We have also been working with our members to determine the environments best suited to learning in this new paradigm of medical education. In 2014, the AAMC Board of Directors approved a statement that calls for shared accountability for creating a learning environment that fosters respect, resilience, collegiality, and integrity. In support of this goal, we recently surveyed faculty to identify what they consider to be essential elements of an optimal learning setting. Several major themes emerged: protected faculty time, support and recognition by the institution and peers, and making the education mission an institutional priority were all identified as critical to a high-quality education. Faculty also identified high-quality progressive curricula and teaching strategies, a supportive setting, and committed teachers as essential elements of an optimal environment for learners. The next steps will be to engage faculty constituents to identify and highlight models for implementing these elements at our institutions around the country.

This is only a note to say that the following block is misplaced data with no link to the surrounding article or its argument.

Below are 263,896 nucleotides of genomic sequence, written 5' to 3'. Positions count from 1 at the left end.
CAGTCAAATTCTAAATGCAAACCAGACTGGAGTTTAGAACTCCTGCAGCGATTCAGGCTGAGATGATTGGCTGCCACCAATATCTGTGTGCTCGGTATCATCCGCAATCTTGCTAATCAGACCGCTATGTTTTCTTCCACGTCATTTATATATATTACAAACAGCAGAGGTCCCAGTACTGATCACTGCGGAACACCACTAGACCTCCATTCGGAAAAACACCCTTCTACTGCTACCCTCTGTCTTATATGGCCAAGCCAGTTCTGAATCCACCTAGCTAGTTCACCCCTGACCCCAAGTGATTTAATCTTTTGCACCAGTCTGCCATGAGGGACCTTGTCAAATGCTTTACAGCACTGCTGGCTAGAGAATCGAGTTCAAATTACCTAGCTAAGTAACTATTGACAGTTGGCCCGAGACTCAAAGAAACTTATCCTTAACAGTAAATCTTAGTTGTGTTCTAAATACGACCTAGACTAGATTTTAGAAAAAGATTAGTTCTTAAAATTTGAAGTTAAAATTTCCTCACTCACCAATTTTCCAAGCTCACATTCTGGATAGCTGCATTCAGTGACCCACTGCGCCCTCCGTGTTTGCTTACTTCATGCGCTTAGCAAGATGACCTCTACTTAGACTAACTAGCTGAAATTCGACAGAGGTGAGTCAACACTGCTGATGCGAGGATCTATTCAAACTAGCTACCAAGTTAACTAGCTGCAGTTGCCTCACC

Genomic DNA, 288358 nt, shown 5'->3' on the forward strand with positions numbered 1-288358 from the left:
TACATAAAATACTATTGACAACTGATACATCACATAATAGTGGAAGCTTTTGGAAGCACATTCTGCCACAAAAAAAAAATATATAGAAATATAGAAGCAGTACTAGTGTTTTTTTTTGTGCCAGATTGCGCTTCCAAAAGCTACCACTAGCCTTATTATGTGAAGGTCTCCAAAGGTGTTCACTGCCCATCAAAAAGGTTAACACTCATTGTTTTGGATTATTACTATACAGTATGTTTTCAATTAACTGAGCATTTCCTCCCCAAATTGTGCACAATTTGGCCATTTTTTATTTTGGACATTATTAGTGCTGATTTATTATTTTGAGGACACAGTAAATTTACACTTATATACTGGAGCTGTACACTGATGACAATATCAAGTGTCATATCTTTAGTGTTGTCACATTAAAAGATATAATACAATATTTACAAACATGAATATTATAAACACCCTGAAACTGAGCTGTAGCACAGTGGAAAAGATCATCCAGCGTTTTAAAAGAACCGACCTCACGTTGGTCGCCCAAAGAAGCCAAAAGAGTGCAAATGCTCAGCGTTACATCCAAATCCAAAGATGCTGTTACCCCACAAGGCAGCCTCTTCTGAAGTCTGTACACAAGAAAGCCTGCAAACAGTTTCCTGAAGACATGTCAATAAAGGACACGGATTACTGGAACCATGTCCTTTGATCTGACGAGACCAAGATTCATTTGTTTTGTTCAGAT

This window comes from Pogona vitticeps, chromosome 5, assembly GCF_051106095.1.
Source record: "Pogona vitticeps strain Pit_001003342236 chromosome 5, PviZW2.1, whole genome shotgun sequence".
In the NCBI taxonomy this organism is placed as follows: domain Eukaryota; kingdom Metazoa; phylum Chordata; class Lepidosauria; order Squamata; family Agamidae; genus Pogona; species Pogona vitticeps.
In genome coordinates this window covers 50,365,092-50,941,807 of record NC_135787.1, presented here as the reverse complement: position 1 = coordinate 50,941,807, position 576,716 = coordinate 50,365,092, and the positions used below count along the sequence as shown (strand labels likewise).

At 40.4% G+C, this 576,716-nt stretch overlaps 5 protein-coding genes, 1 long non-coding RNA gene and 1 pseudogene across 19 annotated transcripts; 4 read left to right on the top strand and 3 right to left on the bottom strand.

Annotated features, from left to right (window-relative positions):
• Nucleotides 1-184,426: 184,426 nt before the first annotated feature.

With so many important changes happening today in medical education, the AAMC Reporter is introducing a series in 2016 that will feature monthly articles on the newest educational innovations happening at America’s medical schools and teaching hospitals. The series will cover new models for training medical students and residents in everything from quality and safety to interprofessional education to community partnerships and the learning environment. The first article in this issue of the Reporter highlights efforts to integrate safety principles and practices into residency training. It also features innovative programs that are raising learners’ situational awareness and bolstering their confidence to voice concerns over potential safety problems. Educating medical students and residents about how to improve quality and make care safer for patients is one of the most significant and important changes happening right now.

I encourage you to follow the Reporter series each month, and I hope that it sparks ideas and conversations about new models to try at your home institutions. Educating future physicians to practice in a health care system that is changing rapidly to meet society’s needs is a considerable challenge. But through innovation, sharing new discoveries and best practices, and working together to implement change, I believe that the AAMC and America’s medical schools and teaching hospitals can advance and transform medical education, enhance teaching and learning, and improve the health of all.

Darrell G. Kirch, MD

Darrell G. Kirch, MD

“Educating medical students and residents about how to improve quality and make care safer for patients is one of the most significant and important changes happening right now.”